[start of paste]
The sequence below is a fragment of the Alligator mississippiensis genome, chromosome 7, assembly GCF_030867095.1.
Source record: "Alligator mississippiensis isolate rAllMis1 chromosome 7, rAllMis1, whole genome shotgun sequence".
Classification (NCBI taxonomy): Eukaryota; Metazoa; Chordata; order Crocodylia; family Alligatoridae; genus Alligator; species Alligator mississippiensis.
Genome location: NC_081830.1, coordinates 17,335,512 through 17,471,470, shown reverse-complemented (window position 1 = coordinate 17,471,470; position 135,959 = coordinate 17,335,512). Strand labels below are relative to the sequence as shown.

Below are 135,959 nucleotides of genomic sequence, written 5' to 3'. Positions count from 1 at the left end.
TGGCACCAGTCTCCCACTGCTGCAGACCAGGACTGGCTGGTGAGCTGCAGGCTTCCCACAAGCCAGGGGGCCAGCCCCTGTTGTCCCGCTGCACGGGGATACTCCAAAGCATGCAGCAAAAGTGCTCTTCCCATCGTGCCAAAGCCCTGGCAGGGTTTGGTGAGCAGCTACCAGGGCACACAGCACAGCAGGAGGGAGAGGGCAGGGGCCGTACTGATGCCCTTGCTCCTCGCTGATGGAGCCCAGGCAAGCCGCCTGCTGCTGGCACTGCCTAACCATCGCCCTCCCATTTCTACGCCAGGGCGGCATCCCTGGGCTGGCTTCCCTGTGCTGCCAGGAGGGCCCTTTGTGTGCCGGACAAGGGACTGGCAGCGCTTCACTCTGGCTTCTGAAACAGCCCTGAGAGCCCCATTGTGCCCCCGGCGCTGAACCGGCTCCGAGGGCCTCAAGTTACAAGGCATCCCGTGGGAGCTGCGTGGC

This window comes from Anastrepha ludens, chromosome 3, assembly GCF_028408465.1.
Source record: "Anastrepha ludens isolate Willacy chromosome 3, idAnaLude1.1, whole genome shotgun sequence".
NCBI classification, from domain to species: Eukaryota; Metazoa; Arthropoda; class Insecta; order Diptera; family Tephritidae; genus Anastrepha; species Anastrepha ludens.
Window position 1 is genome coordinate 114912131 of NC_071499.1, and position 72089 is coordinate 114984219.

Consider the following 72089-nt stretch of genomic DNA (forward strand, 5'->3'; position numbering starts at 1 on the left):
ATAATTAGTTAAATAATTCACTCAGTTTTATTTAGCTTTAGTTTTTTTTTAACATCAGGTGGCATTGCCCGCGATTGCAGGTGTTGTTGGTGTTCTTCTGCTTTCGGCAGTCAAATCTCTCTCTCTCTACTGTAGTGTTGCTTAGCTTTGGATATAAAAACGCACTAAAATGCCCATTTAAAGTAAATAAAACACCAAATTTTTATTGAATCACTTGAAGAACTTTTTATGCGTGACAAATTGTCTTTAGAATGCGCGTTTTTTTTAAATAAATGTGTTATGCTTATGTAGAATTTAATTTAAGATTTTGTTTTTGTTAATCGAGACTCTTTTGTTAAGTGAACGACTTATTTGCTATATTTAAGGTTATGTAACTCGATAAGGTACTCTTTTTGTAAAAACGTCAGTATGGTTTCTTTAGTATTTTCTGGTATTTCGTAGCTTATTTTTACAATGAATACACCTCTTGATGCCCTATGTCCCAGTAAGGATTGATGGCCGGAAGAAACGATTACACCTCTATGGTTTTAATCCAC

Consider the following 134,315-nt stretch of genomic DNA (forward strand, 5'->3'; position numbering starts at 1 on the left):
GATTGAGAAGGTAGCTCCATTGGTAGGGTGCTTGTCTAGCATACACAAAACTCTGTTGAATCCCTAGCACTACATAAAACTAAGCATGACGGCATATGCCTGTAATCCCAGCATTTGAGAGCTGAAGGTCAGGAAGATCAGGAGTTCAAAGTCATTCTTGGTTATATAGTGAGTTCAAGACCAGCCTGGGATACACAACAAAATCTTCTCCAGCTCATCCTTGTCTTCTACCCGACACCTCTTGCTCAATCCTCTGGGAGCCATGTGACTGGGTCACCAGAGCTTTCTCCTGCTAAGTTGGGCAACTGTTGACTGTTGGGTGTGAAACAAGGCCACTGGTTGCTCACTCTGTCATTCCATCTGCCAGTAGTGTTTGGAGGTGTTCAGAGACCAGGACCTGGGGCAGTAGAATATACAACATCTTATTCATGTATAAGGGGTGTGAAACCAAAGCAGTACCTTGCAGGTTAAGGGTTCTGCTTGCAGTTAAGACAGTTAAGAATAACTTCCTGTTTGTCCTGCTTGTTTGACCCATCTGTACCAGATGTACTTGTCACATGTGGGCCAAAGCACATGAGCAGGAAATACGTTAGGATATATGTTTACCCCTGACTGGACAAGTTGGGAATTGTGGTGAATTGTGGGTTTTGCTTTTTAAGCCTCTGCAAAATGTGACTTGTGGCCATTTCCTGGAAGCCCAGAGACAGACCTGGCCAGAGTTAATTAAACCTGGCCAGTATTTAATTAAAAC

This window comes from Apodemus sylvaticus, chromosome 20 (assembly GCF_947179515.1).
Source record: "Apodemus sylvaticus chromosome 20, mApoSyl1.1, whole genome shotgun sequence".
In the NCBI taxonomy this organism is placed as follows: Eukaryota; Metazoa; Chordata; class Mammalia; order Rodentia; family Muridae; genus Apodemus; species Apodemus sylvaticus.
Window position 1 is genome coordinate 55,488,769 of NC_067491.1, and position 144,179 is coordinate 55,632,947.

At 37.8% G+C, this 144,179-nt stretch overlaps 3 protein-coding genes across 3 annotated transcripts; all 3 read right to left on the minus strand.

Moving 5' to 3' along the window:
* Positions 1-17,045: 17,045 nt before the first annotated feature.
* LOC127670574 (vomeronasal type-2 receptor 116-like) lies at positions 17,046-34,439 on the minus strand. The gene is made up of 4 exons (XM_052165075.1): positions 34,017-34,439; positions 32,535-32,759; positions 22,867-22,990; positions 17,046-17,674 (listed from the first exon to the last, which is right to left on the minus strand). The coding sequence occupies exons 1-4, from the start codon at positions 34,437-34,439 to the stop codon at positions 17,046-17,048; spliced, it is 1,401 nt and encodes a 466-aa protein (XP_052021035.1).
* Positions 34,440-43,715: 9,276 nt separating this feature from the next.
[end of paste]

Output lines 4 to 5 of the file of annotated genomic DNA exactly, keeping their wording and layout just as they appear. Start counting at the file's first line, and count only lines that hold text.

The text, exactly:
Genome location: NC_081830.1, coordinates 17,335,512 through 17,471,470, shown reverse-complemented (window position 1 = coordinate 17,471,470; position 135,959 = coordinate 17,335,512). Strand labels below are relative to the sequence as shown.

Below are 135,959 nucleotides of genomic sequence, written 5' to 3'. Positions count from 1 at the left end.